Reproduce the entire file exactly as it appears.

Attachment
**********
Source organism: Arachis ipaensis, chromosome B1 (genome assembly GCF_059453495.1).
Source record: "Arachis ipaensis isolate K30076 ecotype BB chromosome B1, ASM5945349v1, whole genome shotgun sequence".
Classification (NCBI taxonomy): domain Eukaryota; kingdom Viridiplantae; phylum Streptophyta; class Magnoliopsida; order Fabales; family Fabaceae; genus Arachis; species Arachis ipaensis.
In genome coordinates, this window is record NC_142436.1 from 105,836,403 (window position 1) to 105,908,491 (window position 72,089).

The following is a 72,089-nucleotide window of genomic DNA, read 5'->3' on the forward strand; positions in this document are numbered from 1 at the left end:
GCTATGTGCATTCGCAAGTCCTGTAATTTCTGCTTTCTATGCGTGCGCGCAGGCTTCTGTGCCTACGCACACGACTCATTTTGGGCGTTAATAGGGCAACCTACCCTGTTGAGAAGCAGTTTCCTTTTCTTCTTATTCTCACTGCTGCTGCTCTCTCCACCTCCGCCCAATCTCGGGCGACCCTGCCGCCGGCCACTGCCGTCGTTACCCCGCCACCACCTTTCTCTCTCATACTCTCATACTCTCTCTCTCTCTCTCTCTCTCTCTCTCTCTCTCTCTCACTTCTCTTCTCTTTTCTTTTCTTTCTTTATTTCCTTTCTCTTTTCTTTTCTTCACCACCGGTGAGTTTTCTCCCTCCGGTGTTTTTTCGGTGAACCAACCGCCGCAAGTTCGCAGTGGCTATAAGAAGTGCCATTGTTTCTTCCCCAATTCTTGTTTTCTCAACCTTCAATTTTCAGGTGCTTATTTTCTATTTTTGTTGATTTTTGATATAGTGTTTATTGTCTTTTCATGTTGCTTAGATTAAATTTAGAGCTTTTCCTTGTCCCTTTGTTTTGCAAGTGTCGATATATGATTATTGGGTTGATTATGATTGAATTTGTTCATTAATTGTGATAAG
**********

Source organism: Arachis ipaensis, chromosome B1 (genome assembly GCF_059453495.1).
Source record: "Arachis ipaensis isolate K30076 ecotype BB chromosome B1, ASM5945349v1, whole genome shotgun sequence".
Classification (NCBI taxonomy): domain Eukaryota; kingdom Viridiplantae; phylum Streptophyta; class Magnoliopsida; order Fabales; family Fabaceae; genus Arachis; species Arachis ipaensis.
In genome coordinates, this window is record NC_142436.1 from 105,836,403 (window position 1) to 105,908,491 (window position 72,089).

The following is a 72,089-nucleotide window of genomic DNA, read 5'->3' on the forward strand; positions in this document are numbered from 1 at the left end:
GCTATGTGCATTCGCAAGTCCTGTAATTTCTGCTTTCTATGCGTGCGCGCAGGCTTCTGTGCCTACGCACACGACTCATTTTGGGCGTTAATAGGGCAACCTACCCTGTTGAGAAGCAGTTTCCTTTTCTTCTTATTCTCACTGCTGCTGCTCTCTCCACCTCCGCCCAATCTCGGGCGACCCTGCCGCCGGCCACTGCCGTCGTTACCCCGCCACCACCTTTCTCTCTCATACTCTCATACTCTCTCTCTCTCTCTCTCTCTCTCTCTCTCTCTCTCTCACTTCTCTTCTCTTTTCTTTTCTTTCTTTATTTCCTTTCTCTTTTCTTTTCTTCACCACCGGTGAGTTTTCTCCCTCCGGTGTTTTTTCGGTGAACCAACCGCCGCAAGTTCGCAGTGGCTATAAGAAGTGCCATTGTTTCTTCCCCAATTCTTGTTTTCTCAACCTTCAATTTTCAGGTGCTTATTTTCTATTTTTGTTGATTTTTGATATAGTGTTTATTGTCTTTTCATGTTGCTTAGATTAAATTTAGAGCTTTTCCTTGTCCCTTTGTTTTGCAAGTGTCGATATATGATTATTGGGTTGATTATGATTGAATTTGTTCATTAATTGTGATAAG